Monday, 3 pm.
Silvio sits at the wax bench. I ask why he uses a different bench for wax carving, thinking that perhaps a second bench comes in handy when one is busy with works in progress. But that is not the main reason.
“There are metal filings on the other bench. I want to keep the wax away from that so small metal pieces do not contaminate the wax,” explains Silvio. It makes perfect sense, of course. The workspace is as much a part of the process as the materials and techniques and I imagine jewelers learn this with experience, from trial and error.
Perhaps a great master tells them. Some immediately see the merit of the observation. “You want to carve your wax on a different surface from where you do your other work,” knowingly points out the master. Then it is a matter of temperament too. Other young and eager pupils may think this is merely one of the master’s idiosyncrasies and disregard the instructions the moment the he is not looking.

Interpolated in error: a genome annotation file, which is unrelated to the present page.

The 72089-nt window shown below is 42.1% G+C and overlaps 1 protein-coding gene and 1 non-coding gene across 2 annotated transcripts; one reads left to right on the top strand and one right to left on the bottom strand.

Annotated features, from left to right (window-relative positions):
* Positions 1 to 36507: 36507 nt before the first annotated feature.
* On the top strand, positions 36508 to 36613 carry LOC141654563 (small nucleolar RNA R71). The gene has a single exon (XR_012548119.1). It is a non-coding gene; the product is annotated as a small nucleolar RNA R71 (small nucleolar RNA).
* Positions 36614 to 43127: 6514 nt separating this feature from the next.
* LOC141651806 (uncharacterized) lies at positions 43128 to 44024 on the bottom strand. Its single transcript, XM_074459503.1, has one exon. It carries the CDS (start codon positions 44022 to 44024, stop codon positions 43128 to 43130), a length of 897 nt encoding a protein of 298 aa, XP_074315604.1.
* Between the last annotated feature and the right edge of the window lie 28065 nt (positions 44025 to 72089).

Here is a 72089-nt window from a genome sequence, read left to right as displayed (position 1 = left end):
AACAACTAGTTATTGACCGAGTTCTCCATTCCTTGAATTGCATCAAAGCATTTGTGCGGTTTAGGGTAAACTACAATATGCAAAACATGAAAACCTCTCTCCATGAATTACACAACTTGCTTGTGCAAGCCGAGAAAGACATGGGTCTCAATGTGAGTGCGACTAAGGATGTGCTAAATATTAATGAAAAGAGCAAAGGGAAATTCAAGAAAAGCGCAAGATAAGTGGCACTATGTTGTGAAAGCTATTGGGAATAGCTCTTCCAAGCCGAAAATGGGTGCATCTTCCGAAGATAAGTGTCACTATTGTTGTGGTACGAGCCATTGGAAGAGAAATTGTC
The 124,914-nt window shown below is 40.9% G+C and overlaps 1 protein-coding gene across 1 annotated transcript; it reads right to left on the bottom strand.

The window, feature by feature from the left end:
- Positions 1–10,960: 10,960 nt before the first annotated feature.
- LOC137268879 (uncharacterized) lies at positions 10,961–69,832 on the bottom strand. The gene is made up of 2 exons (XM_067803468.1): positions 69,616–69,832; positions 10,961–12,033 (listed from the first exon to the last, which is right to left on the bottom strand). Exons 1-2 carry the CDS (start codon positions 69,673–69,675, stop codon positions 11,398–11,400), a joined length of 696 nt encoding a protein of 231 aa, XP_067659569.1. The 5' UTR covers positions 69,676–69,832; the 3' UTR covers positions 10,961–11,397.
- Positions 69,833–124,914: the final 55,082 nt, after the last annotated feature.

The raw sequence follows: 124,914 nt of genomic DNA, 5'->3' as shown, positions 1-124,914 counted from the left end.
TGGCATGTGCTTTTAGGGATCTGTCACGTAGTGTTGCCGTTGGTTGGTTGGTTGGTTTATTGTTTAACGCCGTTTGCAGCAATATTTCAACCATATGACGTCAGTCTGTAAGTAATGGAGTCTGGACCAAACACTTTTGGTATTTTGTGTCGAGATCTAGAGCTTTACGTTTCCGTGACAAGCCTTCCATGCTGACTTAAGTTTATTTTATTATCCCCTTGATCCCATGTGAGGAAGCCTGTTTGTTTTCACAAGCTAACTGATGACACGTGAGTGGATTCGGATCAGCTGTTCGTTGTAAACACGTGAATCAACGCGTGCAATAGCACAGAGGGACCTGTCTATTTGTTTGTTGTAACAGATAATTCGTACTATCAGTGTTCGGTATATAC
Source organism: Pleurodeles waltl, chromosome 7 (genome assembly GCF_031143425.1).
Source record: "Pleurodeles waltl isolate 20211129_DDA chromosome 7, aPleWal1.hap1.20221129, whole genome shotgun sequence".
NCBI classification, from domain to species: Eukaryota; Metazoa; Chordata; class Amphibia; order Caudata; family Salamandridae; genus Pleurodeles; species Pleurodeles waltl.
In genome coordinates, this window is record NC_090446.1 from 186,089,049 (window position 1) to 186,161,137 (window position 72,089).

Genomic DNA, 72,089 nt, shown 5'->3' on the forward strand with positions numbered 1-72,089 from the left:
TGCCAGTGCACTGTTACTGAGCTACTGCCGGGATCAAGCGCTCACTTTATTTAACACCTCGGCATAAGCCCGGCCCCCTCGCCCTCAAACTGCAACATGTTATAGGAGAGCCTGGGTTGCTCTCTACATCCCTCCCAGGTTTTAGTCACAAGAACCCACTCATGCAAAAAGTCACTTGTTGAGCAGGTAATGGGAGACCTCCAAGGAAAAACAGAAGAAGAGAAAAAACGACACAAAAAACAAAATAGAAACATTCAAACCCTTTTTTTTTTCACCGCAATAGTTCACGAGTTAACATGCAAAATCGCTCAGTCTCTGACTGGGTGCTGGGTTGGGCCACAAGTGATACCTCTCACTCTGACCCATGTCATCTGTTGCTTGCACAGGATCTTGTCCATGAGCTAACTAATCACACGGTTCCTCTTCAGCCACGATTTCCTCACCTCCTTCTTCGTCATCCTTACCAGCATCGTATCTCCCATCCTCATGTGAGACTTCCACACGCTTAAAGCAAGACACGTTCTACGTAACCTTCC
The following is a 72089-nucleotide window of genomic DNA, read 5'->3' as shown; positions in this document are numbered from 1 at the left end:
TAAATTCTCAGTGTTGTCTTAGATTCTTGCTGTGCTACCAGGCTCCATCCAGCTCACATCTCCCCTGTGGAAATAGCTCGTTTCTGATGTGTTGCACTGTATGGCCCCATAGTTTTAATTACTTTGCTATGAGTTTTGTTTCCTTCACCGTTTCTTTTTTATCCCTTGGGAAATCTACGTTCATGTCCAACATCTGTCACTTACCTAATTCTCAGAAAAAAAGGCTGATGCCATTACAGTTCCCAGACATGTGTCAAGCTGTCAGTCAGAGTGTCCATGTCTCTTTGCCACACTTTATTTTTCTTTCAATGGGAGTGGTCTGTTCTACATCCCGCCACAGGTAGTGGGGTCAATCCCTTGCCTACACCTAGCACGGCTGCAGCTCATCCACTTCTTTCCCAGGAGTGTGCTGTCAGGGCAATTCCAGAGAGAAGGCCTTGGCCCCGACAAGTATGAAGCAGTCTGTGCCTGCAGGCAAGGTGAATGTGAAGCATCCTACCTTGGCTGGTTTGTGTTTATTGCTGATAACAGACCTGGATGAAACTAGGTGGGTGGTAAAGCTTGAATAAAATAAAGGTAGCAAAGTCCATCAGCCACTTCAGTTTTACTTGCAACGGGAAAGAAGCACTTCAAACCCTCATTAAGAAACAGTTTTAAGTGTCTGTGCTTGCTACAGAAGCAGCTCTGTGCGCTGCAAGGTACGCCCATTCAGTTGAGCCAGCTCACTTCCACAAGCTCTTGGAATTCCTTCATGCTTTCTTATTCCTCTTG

What has Silvio learned the hard way? I wonder. Let’s ask him next time.
Meanwhile, let the carving begin. A picture of the Porter Farm barn and surroundings sits within sight on the bench to provide the guidelines for the scene to carve around the wedding band, which will be carved in such a way as to allow Crystal’s engagement ring to fit snuggly against it.
“Her engagement ring is platinum. The wedding band will be made out of 14 karat red gold. It is red because of the copper contents,” explains Silvio.